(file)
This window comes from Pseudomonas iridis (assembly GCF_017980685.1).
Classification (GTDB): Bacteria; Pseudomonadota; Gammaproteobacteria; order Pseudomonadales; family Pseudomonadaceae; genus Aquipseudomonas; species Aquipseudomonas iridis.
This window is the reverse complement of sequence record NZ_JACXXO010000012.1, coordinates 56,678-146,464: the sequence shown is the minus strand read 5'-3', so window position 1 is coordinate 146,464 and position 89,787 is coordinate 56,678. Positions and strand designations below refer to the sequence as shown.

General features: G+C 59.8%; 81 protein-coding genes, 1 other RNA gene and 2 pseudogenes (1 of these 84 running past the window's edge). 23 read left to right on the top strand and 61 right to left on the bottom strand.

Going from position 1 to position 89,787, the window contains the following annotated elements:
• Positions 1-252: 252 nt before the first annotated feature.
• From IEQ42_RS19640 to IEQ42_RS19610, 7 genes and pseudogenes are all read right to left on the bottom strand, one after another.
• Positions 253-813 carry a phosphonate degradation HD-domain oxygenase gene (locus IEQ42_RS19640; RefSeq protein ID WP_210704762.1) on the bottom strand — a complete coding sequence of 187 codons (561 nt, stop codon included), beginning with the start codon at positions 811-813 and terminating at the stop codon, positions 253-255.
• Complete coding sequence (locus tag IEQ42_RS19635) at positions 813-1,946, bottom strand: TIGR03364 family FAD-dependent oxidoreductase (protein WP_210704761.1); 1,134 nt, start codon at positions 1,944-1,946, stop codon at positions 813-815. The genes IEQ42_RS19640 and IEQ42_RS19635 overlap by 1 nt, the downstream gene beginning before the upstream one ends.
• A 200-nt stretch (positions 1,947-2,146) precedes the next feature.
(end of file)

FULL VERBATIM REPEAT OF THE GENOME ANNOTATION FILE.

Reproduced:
This window comes from Pseudomonas iridis (assembly GCF_017980685.1).
Classification (GTDB): Bacteria; Pseudomonadota; Gammaproteobacteria; order Pseudomonadales; family Pseudomonadaceae; genus Aquipseudomonas; species Aquipseudomonas iridis.
This window is the reverse complement of sequence record NZ_JACXXO010000012.1, coordinates 56,678-146,464: the sequence shown is the minus strand read 5'-3', so window position 1 is coordinate 146,464 and position 89,787 is coordinate 56,678. Positions and strand designations below refer to the sequence as shown.

General features: G+C 59.8%; 81 protein-coding genes, 1 other RNA gene and 2 pseudogenes (1 of these 84 running past the window's edge). 23 read left to right on the top strand and 61 right to left on the bottom strand.

Going from position 1 to position 89,787, the window contains the following annotated elements:
• Positions 1-252: 252 nt before the first annotated feature.
• From IEQ42_RS19640 to IEQ42_RS19610, 7 genes and pseudogenes are all read right to left on the bottom strand, one after another.
• Positions 253-813 carry a phosphonate degradation HD-domain oxygenase gene (locus IEQ42_RS19640; RefSeq protein ID WP_210704762.1) on the bottom strand — a complete coding sequence of 187 codons (561 nt, stop codon included), beginning with the start codon at positions 811-813 and terminating at the stop codon, positions 253-255.
• Complete coding sequence (locus tag IEQ42_RS19635) at positions 813-1,946, bottom strand: TIGR03364 family FAD-dependent oxidoreductase (protein WP_210704761.1); 1,134 nt, start codon at positions 1,944-1,946, stop codon at positions 813-815. The genes IEQ42_RS19640 and IEQ42_RS19635 overlap by 1 nt, the downstream gene beginning before the upstream one ends.
• A 200-nt stretch (positions 1,947-2,146) precedes the next feature.